Buddhism in koryo, history of ancient korea, korean cuture

Essay by ray83911University, Bachelor's July 2008

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Korea, also known as Choson, means “land of the morning calm”, a country, where history was shaped by religion and frequent invasions from its neighbors. Korean history can be divided into three main periods: the Silla, Koryo, and Yi dynasty (Choson). It was during the Koryo period that religion, especially “Buddhism” blossomed rapidly in political and cultural spheres of Koryo. Buddhism, having originated in India, spread through almost the entire continent of Asia as well as to the rest of the world, profoundly affecting the lives of both the converts and non-converts. The many different ways in which it has been adapted by the various cultures and societies attest to both the religion’s flexibility, as well as to the appeal of its fundamental principles. Buddhism also represented the political ambitions of the ruling class in Koryo. For the elite, Buddhism was not only a religious belief, a practical guide to life, and a means to salvation after life, but also a way of displaying its political presence and emphasizing political power, which assumes the society under their power as a means of spreading and controlling the religion as well as the people’s social development.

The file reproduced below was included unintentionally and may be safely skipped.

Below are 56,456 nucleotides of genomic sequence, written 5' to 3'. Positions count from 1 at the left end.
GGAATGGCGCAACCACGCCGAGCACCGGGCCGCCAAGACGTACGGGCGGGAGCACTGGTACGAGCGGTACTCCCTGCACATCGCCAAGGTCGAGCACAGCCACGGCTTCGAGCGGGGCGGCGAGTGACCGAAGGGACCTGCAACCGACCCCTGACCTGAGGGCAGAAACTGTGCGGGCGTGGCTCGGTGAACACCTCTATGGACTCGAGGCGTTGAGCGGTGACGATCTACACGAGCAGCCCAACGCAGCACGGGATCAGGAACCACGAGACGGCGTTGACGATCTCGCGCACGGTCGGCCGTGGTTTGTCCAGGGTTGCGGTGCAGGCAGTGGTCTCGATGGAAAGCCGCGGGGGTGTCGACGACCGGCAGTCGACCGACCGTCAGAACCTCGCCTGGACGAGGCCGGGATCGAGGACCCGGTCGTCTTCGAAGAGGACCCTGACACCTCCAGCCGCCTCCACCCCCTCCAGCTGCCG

Koryo assorted variety of religious beliefs. Distant from Buddhism, native beliefs, geomancy, shamanism, Taoism and Neo-Confucianism provided spiritual and intellectual motivations. However, Buddhism carried out essential and fundamental basis of Koryo (Lee; p. 240). Buddhism entered Korea during Three Kingdoms Periods, which remained as a dominant religious and intellectual force in Koryo. It flourished at the start of the dynasty by Wang Kon, also known as Taejo, meaning the founder of dynasty and went under several reformations in the middle period of kingdom (Lee; p.216). The dominance of Buddhism can be seen right from the beginning of the Koryo dynasty in Wang Kon’s ten injunctions, which...